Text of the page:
Now don’t get me wrong, our ability to be forgiven by God doesn’t hinge on our ability to forgive others.  Forgiving others doesn’t earn us forgiveness from God.  But our ability to extend grace to people that hurt us is impossible if we never really experienced God’s grace.  Grace cannot be truly extended if is never truly experienced. 
In Rod’s sermon he pointed me to a quote by Bono, the lead singer of the Band U2.  Bono says, “You see, at the center of all religions is the idea of Karma. You know, what you put out comes back to you: an eye for an eye, a tooth for a tooth, or in physics—in physical laws—every action is met by an equal or an opposite one. It’s clear to me that Karma is at the very heart of the universe. I’m absolutely sure of it. And yet, along comes this idea called Grace to upend all that “as you reap, so you will sow” stuff. Grace defies reason and logic. Love interrupts, if you like, the consequences of your actions, which in my case is very good news indeed, because I’ve done a lot of stupid stuff.”
When we get caught up in revenge we are seeking an eye for an eye, a tooth for a tooth.  We are getting caught up in the karma aspect of life.  Yet this isn’t how God works is it?  Romans 12:19 says, “Don’t try to get revenge for yourselves, my dear friends, but leave room for God’s wrath. It is written, Revenge belongs to me; I will pay it back, says the Lord.”  We get comfortable with that because we hope God’s revenge involves hell fire and sulfur falling from the sky.  But what if God decides to handle the revenge we lay at his feet by sending his son to die on the cross and rise again?  What if God’s plan on handling the sins against us is by showing mercy and forgiveness?  What if the King of Kings shows the same mercy on our enemies as he does on us?  Are we comfortable with that?  Are we willing to be okay that grace and mercy overcomes all the evil in this world and in our lives?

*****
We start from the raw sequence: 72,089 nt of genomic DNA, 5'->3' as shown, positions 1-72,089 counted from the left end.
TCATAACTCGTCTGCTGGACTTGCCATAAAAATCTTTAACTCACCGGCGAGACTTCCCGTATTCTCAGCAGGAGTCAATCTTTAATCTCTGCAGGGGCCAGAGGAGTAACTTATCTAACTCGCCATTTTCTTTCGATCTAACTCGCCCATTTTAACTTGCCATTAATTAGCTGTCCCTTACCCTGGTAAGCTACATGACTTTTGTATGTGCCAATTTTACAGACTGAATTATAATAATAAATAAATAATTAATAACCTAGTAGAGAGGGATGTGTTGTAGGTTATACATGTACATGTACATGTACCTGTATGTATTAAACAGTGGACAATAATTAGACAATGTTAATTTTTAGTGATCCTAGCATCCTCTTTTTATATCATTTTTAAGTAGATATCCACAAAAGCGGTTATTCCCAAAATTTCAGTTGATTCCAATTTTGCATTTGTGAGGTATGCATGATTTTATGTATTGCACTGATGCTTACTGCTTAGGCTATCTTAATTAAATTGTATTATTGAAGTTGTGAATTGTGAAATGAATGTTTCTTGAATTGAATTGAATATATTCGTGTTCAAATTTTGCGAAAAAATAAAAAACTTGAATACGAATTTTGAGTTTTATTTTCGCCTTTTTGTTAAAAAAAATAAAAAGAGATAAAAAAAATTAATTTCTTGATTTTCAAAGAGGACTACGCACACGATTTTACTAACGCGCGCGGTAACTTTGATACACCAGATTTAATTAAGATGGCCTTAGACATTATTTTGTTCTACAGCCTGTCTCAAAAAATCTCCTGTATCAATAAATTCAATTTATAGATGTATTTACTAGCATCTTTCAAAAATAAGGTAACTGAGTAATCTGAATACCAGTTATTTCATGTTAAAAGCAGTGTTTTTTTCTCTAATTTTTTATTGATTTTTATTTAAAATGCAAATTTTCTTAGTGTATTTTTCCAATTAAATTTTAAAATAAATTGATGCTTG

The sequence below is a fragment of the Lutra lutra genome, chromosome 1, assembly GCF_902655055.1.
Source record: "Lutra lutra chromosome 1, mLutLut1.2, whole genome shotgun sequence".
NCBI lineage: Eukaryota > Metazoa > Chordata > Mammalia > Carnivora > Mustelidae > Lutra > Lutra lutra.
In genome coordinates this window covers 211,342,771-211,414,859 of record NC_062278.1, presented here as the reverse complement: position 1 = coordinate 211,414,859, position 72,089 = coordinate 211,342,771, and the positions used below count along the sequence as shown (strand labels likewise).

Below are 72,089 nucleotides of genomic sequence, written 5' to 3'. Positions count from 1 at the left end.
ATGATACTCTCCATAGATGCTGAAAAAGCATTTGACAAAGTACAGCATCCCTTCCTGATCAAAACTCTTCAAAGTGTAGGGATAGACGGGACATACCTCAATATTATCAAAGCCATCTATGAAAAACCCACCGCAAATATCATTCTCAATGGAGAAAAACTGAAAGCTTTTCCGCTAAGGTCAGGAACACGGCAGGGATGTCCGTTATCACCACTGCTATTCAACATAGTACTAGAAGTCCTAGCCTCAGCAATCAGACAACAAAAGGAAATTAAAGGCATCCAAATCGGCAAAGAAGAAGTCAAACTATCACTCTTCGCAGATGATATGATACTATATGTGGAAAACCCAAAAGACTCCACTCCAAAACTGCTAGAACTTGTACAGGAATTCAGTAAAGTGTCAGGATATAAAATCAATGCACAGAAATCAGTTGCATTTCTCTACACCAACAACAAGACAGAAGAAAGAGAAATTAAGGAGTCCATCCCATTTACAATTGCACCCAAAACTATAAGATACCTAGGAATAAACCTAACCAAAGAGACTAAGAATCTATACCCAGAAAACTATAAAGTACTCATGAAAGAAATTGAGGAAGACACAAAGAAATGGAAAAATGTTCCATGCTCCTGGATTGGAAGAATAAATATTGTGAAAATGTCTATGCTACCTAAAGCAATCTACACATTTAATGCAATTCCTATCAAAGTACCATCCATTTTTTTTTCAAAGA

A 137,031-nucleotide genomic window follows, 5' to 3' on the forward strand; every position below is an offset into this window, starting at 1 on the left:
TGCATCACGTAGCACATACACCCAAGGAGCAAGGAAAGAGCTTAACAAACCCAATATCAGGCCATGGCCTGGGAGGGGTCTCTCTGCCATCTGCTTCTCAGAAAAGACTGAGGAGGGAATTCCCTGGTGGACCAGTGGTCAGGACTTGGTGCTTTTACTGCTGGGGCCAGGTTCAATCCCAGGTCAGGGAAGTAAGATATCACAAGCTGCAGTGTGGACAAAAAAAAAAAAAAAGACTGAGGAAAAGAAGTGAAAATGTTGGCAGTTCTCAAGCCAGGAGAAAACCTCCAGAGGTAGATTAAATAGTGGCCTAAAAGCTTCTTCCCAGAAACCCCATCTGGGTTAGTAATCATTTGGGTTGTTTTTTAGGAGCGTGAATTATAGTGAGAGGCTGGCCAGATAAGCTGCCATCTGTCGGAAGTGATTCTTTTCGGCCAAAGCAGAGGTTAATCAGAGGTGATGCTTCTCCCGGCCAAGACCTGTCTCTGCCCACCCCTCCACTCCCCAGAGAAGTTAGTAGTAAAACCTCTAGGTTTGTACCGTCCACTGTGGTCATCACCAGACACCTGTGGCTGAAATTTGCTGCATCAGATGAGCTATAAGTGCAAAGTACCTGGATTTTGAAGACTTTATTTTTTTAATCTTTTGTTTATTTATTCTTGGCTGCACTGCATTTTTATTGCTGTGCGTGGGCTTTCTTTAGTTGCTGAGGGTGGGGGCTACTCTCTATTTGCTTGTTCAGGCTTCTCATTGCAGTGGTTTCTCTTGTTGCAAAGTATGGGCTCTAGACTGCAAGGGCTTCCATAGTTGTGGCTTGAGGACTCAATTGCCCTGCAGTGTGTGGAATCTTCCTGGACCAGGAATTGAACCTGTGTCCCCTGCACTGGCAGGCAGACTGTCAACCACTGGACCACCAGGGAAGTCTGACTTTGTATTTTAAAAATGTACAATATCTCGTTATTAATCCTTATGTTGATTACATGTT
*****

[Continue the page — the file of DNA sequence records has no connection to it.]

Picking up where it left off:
If we are going to do what God calls us to do, which is to forgive and show mercy and grace to our enemies, our parents, those who have hurt us in the past so we can live healthier lives that reflect God’s love, then we will have to forgive.  We will have to surrender those sins against us on the altar of God’s forgiveness and mercy.  We will have to move forwards knowing that God loves us and commands us to love our enemy.  Are we willing to surrender to that or is our revenge, our un-forgiveness, too much a part of us that we aren’t willing to let it go?  Are we too consumed with the idea of getting back at those that hurt us, that we are willing to punish the people we are married too?  Do we really want to jeopardize our current relationships for how we have been hurt in past relationships?  Or are we ready to surrender them all to God’s love and grace?
The truth is that if we want a healthy marriage we will have to place God’s grace upon it.  We will have to be willing to surrender our past to the grace and forgiveness that God offers.  We will have to get rid of that root of bitterness that grows inside us.  Are you ready to surrender that to God?  Are you ready to forgive that person who has hurt you and caused you pain?  Leave it here with God, because revenge is all God’s.  Leave it here, surrender it in order to have a healthy, vibrant, and deep love. 

And all God’s people said…Amen.
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Happily Ever After? Part II – Staying in Love

Happily Ever After? Part II – Staying in Love
1 Corinthians 13:4-8a
02-09-14
Last week we introduced this sermon series about marriage.  We had a good time identifying and debunking just a few of the myths about marriage.  We talked about how the world feeds us this idea that there is simply one person out there, Mr. Right, Miss Right, our soul mate that if we find that one person then marriage will be easy.  Well, that is simply not true.  Instead what we learn is that marriage is really hard and takes a lot of work.  That is what we are talking about today, the work part.